PM’s fiery face off with Waleed
SCOTT Morrison and Waleed Aly have gone head to head in a heated live interview on The Project amid their feud in aftermath of the NZ terror attack.
In an unprecedented interview, Mr Morrison sat down with Aly from 6.30pm on the Ten show for a one-on-one live interview.
It came after The Project co-host repeated the claim that Mr Morrison urged the Coalition in 2011 to exploit concerns about Muslims in Australia to win votes - an allegation that the PM has called "a disgraceful smear and an appalling lie".
During the at times heated debate, Mr Morrison said he did discuss Muslim immigration in shadow cabinet but denied raising it in the context of exploiting community sentiment.
Aly later asked him if Australia has an Islamophobia problem. The Prime Minister replied, saying: "I don't know if Australians understand Islam very well. And that can often lead to fear of things you don't understand."
Aly then directly asked Mr Morrison if the Coalition has a problem with Islamophobia.
Mr Morrison said he did not believe the Liberal Party does. But he could not say if the Nationals do.
"I don't believe the Liberal Party does... I can't speak for the National Party," he said.
He added that he would let the leader of the National Party respond to that question.
Mr Morrison then went on the attack, telling Aly: "You implied Muslims couldn't feel safe because they had a PM who had somehow been prejudiced against them and I don't believe that's true." Aly replied, saying: "...that wasn't the implication that I was making."
Earlier today., Mr Morrison welcomed the Turkish president toning down his language after an inflammatory speech that sparked a diplomatic row.
Mr Morrison believes Recep Tayyip Erdogan has "moderated" his views about Australians after a series of high-level crisis meetings overnight.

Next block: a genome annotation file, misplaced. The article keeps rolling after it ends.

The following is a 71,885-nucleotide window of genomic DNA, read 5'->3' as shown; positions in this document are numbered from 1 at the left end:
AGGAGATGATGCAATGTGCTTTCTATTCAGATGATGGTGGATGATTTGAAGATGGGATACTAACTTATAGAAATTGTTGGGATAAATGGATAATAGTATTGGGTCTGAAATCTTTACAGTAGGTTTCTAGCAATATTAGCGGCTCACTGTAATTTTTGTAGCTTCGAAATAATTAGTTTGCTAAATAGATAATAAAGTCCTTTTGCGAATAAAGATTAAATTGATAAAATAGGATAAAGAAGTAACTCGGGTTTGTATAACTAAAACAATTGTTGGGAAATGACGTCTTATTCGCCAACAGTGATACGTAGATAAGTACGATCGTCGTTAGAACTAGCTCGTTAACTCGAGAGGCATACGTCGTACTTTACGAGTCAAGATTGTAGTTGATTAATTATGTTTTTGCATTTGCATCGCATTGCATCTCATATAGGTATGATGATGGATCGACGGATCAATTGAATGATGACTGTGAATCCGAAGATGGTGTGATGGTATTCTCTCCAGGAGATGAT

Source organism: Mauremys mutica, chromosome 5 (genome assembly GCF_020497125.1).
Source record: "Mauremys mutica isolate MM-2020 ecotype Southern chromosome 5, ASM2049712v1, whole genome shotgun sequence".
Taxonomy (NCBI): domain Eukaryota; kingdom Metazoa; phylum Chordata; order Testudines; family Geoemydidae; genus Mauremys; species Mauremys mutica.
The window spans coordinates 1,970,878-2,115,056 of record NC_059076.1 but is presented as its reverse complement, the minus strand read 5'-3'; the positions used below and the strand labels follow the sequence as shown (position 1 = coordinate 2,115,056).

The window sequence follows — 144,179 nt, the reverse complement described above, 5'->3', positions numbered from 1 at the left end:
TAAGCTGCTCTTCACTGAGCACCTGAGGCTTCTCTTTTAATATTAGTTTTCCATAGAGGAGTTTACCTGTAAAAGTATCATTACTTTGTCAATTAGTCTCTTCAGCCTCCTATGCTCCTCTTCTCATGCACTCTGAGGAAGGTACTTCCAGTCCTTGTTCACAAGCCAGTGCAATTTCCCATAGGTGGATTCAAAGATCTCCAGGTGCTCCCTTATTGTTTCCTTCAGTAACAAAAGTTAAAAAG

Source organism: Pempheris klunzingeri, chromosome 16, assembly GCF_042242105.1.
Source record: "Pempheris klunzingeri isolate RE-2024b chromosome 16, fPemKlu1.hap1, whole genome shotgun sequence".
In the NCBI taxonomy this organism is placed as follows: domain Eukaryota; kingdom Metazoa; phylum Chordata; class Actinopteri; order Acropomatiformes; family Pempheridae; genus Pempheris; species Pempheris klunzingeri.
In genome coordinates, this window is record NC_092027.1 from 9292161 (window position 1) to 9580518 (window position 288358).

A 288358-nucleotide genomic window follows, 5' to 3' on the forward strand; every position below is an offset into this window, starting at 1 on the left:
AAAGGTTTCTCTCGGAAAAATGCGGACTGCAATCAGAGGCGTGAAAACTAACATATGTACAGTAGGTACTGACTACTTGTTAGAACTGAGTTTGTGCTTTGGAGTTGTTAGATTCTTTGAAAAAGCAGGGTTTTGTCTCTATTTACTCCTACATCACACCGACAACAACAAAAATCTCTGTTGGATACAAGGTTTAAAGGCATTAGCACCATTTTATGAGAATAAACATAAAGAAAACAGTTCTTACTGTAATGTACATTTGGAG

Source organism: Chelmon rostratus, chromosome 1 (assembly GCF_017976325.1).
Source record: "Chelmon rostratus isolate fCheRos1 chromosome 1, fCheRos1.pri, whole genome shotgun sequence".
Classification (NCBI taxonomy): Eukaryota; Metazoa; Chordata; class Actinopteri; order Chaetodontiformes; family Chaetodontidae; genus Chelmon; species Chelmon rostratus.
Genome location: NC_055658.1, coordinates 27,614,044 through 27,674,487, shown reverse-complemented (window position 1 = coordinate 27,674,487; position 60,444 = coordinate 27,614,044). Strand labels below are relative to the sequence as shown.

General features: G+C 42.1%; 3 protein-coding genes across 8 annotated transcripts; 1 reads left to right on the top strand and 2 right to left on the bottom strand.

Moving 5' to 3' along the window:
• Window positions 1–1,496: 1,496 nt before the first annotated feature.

"It's my intention to break any cycle of recklessness and work through the issues practically," he told reporters in Melbourne on Thursday.
"To register in the strongest and clearest of terms the offence that was taken - I believe rightly, by those comments yesterday - but now to work constructively."
Home Affairs Minister Peter Dutton said the comments were dangerous and very disturbing.
Mr Dutton said many Australians - including school groups - were in Turkey to visit war sites and memorials ahead of Anzac Day next month.
"The comments were dangerous and they were called out," he told 2GB radio. "If there is an apology and a back-down, I think that's entirely appropriate."
The prime minister summoned the Turkish ambassador to Parliament House on Wednesday to explain the remarks.
Mr Morrison confirmed all options for responding to Turkey were on the table, including demanding a formal apology or kicking out the ambassador. Australian diplomats are also attending an emergency meeting of the Organisation of Islamic Cooperation (OIC) in Turkey on Friday to discuss the terror attacks in New Zealand.
Meanwhile, official travel advice for Turkey is still under review, with thousands of Australians planning to go there for Anzac Day services. Australia's travel advice for Turkey is already set at "exercise a high degree of caution" due to the threat of terrorism.
"I welcome some of the more positive statements about the safety of Australians travelling from the Turkish government overnight," the prime minister said.
"But I still think we have a bit more distance to travel."
Tour companies Fanatics and Intrepid, who take Australians to Gallipoli for Anzac Day, say their plans have not been rattled by the issue.
Australian white supremacist Brenton Tarrant, 28, has been charged with murder after 50 people were shot dead and dozens more injured at two Christchurch mosques last week.